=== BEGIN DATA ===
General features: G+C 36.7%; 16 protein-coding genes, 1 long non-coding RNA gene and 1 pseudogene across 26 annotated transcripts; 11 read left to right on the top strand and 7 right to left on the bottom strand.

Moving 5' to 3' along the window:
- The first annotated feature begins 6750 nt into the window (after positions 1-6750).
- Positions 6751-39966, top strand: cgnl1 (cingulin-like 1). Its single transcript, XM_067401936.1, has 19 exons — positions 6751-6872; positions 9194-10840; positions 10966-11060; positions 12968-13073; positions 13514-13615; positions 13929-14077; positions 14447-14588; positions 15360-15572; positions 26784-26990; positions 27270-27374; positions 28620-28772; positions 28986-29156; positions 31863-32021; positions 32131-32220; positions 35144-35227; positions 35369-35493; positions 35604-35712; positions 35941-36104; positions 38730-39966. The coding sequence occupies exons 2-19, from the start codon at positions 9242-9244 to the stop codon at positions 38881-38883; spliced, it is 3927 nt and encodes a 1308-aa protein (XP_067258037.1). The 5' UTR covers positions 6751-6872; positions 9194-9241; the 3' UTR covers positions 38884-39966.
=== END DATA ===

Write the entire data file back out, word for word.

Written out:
General features: G+C 36.7%; 16 protein-coding genes, 1 long non-coding RNA gene and 1 pseudogene across 26 annotated transcripts; 11 read left to right on the top strand and 7 right to left on the bottom strand.

Moving 5' to 3' along the window:
- The first annotated feature begins 6750 nt into the window (after positions 1-6750).
- Positions 6751-39966, top strand: cgnl1 (cingulin-like 1). Its single transcript, XM_067401936.1, has 19 exons — positions 6751-6872; positions 9194-10840; positions 10966-11060; positions 12968-13073; positions 13514-13615; positions 13929-14077; positions 14447-14588; positions 15360-15572; positions 26784-26990; positions 27270-27374; positions 28620-28772; positions 28986-29156; positions 31863-32021; positions 32131-32220; positions 35144-35227; positions 35369-35493; positions 35604-35712; positions 35941-36104; positions 38730-39966. The coding sequence occupies exons 2-19, from the start codon at positions 9242-9244 to the stop codon at positions 38881-38883; spliced, it is 3927 nt and encodes a 1308-aa protein (XP_067258037.1). The 5' UTR covers positions 6751-6872; positions 9194-9241; the 3' UTR covers positions 38884-39966.